10 Bad Vendor Habits That Really Irk Solution Providers


10. PARTNER DEVELOPMENT ISN'T EVEN ON THE RADAR

Sometimes channel partner programs are so hung up on dollars and cents that they miss the mark when it comes to helping solution providers build up the larger business opportunity. In short, too much focus on sales and incentives while not enough focus on partner development, said one solution provider executive who asked not to be identified. "If the partner program doesn't help a partner build a practice around their products, it's worthless," said one New York metropolitan area executive.

Many times, vendors put partner development on the back burner when they can't see past the shock and awe of their own products, said a solution provider executive in Southern California. "The OEM entirely overlooks the value-added advantage a VAR brings to them, beyond their product," he said.

9. VENDORS ACT LIKE WE'RE NOT IN THIS TOGETHER

Some vendors feel like they bestow a holy blessing on their partners every time they utter the phrase "extended sales force," but in many cases, solution providers don't want to be seen as employees of their technology vendors; they want to work hand in hand.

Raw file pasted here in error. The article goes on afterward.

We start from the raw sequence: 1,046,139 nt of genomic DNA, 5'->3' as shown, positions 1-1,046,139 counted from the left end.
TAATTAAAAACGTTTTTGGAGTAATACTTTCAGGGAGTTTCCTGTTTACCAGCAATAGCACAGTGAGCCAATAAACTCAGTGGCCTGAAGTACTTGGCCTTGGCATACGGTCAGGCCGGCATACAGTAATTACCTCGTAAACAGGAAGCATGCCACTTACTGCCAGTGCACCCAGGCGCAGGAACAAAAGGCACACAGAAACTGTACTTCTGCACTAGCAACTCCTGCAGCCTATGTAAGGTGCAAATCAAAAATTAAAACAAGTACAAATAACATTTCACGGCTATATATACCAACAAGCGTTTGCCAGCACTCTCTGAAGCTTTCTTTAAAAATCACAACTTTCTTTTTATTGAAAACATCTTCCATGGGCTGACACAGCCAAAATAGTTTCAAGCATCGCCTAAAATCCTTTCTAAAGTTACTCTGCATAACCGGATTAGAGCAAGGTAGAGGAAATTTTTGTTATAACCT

"Many vendors view the channel as just another commissioned salesperson," said a solution provider executive who works with a number of leading IT vendors, including Cisco Systems and Hewlett-Packard. "They treat us as if we work for them, rather than working together to support the customers," he said.

One of the worst sins a vendor can commit in Phil Mogavero's eyes is to roll out products to an unprepared partner base.

"Vendors produce technology, put it out on the market, and say, 'Here it is, go implement it, go support it, go make it work,' " said Mogavero, vice president and regional CTO of PCM, a Calabasas, Calif.-based solution provider. "What they don't realize is how expensive it is to do that right. So my biggest pet peeve is when vendors produce new technology, they need to make sure that VARs are enabled from an implementation perspective and from a selling perspective.

"If they want technology to be successful, they need to work hand in hand with the VAR as a partner, not as someone that's just out selling their wares," Mogavero added.

Don Felman, sales director at IT Savvy, an Addison, Ill.-based solution provider, said it's not that hard to keep channel partners happy. "All we ask is that they work with us," Felman said of his technology vendors. "Obviously we're bringing them quite a bit of business. So we want them to try to be as flexible as possible with us. Some are [flexible, but] others we do struggle with. And you see those sales affected by the relationship."

NEXT: Things Just Don't Add Up